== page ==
UNIVERSITY PARK - Rob Krimmel returned home to State College on Friday night, but he left glad he wouldn't be seeing any more of Tim Frazier.
Frazier, last year's first-team all-Big Ten guard, took the Penn State men's basketball team on his shoulders in the second half, and the Nittany Lions thwarted St. Francis' upset bid in Krimmel's debut as Red Flash head coach, 65-58, in the season-opener for both teams at the Bryce Jordan Center.
Frazier came up with 23 points - going 17-for-18 from the line -and six assists for the Lions. He scored 16 to go along with four assists, a block and a steal after the intermission to help Penn State overcome Ollie Jackson's hot shooting for the Flash along with his own team's 3-for-24 effort from beyond the arc and 17 turnovers.
"We knew one-guy couldn't stop him. Tim proved he's one of the best guards in the country tonight," Krimmel said. "He did a great job controlling the tempo of the game. Even when we made a little bit of a run, he doesn't get rattled. We knew [Lion guard] D.J. Newbill was going to be a challenge for us because of his size. Those are two really good guards, two really good players and two of the better players we'll see all year."
Newbill, the Southern Mississippi transfer, chipped in with 16 points and seven rebounds for the Lions, while Ross Travis came up with 10 points and nine rebounds. Penn State outrebounded St. Francis by 16 (38-22) and had 10 second-chance points to the Flash's none.
"We always prepare for nights like this. Obviously, they happened too much last year. I think they were nervous, first game of the year. I hope it doesn't happen often," Lion coach Pat Chambers said. "The fact that we won tonight, and we shot 3-for-24 and had 17 turnovers, that says a lot about where we're headed. Last year, we probably lose this game.
"Sometimes, it's going to be ugly."
For a time, it looked like they might lose it anyway. Krimmel, whose hiring in the offseason by his father - St. Francis athletic director Bob Krimmel - one day after Don Friday was fired stirred some controversy, almost gave critics of the move something to chew on. Sparked by Jackson's 16 points and 4-of-8 shooting from 3-point range, the Flash held a 31-30 lead early in the second half and only trailed by a point at 48-47 on Umar Shannon's driving layup with 7:24 left in the game.
St. Francis, though, didn't make another field goal until Jackson's trey with 32 seconds remaining. Penn State held its largest lead of 12 at 61-49 with 57 seconds left.
"We knew coming into a place like this, our margin for error was not going to be very big. We had to execute for 40 minutes. Give Penn State credit. There was a stretch there where they took us out of some things we were trying to run," Krimmel said.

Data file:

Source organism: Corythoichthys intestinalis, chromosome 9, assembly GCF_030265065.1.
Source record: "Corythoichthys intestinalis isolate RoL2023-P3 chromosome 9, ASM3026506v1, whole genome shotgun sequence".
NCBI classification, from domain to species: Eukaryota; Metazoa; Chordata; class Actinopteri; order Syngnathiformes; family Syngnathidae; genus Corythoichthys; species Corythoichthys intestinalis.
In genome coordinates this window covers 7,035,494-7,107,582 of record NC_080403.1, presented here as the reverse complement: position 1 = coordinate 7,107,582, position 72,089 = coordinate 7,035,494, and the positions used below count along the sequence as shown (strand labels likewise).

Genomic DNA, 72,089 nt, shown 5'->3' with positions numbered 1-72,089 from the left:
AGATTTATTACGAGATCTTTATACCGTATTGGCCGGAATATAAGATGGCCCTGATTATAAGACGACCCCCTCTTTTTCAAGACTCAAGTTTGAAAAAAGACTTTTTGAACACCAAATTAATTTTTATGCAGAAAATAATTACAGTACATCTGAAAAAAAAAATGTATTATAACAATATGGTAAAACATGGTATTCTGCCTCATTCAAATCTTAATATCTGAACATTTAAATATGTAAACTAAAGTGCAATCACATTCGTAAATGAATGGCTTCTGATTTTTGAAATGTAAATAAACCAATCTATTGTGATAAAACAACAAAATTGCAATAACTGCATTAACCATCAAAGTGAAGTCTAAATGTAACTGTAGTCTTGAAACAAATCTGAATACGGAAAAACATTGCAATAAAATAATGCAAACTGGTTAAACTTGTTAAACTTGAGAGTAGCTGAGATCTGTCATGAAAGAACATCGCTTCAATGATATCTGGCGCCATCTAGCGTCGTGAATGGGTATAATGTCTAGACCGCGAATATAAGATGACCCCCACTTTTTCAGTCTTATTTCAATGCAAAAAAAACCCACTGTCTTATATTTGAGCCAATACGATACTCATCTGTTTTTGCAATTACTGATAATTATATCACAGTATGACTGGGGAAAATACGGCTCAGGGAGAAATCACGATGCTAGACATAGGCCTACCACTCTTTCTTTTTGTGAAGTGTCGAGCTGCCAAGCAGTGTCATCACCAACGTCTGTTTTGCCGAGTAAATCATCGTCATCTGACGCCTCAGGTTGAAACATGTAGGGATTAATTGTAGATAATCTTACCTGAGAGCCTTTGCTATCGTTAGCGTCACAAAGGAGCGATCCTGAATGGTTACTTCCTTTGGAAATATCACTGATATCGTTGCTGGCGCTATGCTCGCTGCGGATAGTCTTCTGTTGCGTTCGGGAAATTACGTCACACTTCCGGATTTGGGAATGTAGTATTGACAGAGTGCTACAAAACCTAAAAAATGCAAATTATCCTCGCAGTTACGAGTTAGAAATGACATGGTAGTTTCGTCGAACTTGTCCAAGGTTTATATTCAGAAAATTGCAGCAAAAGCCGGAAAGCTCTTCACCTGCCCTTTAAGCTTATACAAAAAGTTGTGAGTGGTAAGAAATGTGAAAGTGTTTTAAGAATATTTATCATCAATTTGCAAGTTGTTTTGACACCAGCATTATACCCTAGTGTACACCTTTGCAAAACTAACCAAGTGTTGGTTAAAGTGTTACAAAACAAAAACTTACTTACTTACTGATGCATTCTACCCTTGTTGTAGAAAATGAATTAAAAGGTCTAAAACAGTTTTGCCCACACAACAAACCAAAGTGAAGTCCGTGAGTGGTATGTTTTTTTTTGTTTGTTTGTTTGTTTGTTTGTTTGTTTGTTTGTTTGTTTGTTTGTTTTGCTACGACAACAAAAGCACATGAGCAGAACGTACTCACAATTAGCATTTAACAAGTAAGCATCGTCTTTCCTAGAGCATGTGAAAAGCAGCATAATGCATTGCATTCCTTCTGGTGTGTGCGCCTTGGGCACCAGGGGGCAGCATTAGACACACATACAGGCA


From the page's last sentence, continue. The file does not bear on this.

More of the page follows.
Chambers was forced to go with a smaller lineup and didn't feel he could press full-court because of the Flash's perimeter quickness. During the crucial part of the game, the Lions began switching on screens, and that seemed to be the decisive move.
In the meantime, Frazier was stepping up just like big-time players are supposed to do. The 6-foot-1 senior from Houston hit a hanging one-hander, then stole the ball and scored on a nifty scoop while drawing the foul early in the second half to stem the tide to St. Francis' momentum.
Then, with 7:07 remaining, Frazier did it with his passing, drawing the defense and finding Nick Colella with a skip pass in the corner for the Lions' second 3-pointer in 21 attempts at that point to put Penn State up by four, 51-47.
"That was a one-man spurt by Tim, which was great," Chambers said. "I don't want to rely on that every night. We need five guys to play together."
After going 6-23 last season, St. Francis seemed like it might have given itself a shot in the arm as it moved ahead.
"It's disappointing, but I feel this gave us something to build on," Jackson, a 6-3 sophomore from Dallas, said. "I know a lot of people are sleeping on us because we're a small team, but we're here."
GAME NOTES: None of Penn State's players were made available for postgame interviews. ... There was a lot of local flavor. In addition to Krimmel, who played at State College High School, whose brother was part of a Sweet 16 team at Penn State and whose parents both worked for the university, Penns Valley graduate Kevin Montminy got into the game briefly and Central Cambria product Zach Vigneault was on the bench for St. Francis. ... Shannon had a solid return game after missing a year because of an ACL tear - he had nine points and four assists, although he was just 2-for-12 shooting. ... St. Francis returns to action at Niagara on Tuesday. Penn State next heads to the Puerto Rico Tipoff Tournament, where it will face North Carolina State on Thursday.